Video Abstract

Video Abstract

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Poverty is a common root cause of poor health and disrupts medical care. Clinically embedded antipoverty programs that address financial stressors may prevent missed visits and improve show rates. This pilot study evaluated the impact of clinic-based financial coaching on adherence to recommended preventive care pediatric visits and vaccinations in the first 6 months of life.


In this community-partnered randomized controlled trial comparing clinic-based financial coaching to usual care among low-income parent-infant dyads attending pediatric preventive care visits, we examined the impact of the longitudinal financial intervention delivered by trained coaches addressing parent-identified, strengths-based financial goals (employment, savings, public benefits enrollment, etc.). We also examined social needs screening and resource referral on rates of missed preventive care pediatric visits and vaccinations through the 6-month well-child visit.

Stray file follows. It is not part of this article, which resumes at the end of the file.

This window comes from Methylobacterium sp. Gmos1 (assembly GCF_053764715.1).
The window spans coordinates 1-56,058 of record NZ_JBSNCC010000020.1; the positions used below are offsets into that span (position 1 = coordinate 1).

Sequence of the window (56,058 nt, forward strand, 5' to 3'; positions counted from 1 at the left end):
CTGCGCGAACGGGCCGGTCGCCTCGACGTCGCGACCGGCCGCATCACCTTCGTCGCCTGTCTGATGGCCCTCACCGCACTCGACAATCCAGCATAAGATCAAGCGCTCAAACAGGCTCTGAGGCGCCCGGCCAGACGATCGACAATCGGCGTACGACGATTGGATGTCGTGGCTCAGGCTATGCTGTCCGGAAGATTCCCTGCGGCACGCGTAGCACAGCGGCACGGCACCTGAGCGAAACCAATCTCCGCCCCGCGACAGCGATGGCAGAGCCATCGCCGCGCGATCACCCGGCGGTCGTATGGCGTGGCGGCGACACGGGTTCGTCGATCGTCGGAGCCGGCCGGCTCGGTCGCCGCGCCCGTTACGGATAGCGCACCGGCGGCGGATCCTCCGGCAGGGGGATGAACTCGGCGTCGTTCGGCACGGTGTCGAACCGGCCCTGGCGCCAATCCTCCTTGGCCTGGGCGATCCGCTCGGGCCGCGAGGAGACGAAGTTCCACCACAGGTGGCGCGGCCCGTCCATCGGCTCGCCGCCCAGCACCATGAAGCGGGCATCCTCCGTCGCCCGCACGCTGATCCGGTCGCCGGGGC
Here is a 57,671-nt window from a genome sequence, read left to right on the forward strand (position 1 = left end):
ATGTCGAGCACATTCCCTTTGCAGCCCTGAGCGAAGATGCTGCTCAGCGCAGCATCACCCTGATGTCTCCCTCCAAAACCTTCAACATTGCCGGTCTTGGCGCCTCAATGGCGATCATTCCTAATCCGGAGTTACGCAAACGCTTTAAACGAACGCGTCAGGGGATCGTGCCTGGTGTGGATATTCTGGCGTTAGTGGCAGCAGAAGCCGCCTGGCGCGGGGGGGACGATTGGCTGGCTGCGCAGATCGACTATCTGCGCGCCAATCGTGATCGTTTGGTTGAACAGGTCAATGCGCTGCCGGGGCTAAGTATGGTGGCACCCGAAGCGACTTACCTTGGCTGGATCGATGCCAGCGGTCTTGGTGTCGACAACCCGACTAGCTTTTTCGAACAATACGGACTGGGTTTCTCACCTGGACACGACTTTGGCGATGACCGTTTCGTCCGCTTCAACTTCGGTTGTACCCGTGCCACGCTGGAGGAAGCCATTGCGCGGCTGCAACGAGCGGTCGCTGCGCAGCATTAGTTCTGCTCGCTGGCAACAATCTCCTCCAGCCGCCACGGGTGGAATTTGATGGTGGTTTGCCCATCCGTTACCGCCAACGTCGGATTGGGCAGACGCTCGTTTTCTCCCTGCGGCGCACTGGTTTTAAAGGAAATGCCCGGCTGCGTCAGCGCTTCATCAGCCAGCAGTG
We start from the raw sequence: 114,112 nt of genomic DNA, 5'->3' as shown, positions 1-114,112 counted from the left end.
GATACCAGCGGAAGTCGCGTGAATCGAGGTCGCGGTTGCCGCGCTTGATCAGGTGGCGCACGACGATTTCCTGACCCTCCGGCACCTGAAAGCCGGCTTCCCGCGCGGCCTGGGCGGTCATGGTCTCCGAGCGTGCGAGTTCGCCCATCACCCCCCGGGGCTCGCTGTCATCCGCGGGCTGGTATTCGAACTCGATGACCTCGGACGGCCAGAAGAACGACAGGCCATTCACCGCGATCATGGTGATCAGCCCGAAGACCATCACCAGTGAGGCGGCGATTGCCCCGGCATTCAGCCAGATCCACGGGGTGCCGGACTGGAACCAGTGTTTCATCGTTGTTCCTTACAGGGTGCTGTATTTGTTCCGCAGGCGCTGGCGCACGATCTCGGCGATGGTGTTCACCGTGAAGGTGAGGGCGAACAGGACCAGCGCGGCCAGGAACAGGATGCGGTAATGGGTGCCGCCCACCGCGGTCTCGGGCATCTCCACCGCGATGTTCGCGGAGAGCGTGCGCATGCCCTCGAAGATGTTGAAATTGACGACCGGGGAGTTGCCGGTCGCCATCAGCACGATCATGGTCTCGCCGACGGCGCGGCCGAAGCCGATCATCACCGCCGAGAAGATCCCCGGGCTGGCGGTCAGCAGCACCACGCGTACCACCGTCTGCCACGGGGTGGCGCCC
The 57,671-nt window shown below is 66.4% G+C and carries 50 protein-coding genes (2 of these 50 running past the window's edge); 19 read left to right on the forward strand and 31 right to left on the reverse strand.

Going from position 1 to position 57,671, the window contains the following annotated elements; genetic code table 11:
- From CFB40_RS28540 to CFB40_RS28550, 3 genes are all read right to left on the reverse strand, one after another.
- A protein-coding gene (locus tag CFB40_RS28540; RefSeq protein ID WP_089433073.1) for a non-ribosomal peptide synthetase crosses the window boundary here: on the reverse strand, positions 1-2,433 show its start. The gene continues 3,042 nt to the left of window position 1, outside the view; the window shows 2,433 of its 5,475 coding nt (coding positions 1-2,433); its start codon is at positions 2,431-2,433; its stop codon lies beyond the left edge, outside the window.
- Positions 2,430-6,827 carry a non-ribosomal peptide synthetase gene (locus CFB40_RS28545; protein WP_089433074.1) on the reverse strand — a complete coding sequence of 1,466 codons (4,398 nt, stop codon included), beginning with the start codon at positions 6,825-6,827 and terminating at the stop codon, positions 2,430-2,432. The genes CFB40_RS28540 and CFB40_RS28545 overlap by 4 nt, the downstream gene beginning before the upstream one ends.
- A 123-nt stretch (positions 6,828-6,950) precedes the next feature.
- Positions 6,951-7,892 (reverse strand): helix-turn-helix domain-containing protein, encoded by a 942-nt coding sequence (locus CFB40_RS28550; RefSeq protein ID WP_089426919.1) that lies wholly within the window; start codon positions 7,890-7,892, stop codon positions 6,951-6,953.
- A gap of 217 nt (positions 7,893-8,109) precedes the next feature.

Eighty-one parent-infant dyads were randomized (35 intervention, 46 control); nearly all parents were mothers and more than one-half were Latina. The rate of missed visits among those randomized to clinic-based financial coaching was half that of controls (0.46 vs 1.07 missed of 4 recommended visits; mean difference, 0.61 visits missed; P = .01). Intervention participants were more likely to have up-to-date immunizations each visit (relative risk, 1.26; P = .01) with fewer missed vaccinations by the end of the 6-month preventive care visit period (2.52 vs 3.8 missed vaccinations; P = .002).


In this pilot randomized trial, a medical-financial partnership embedding financial coaching within pediatric primary care improved low-income families’ adherence to recommended visits and vaccinations. Clinic-based financial coaching may improve care continuity and quality in the medical home.

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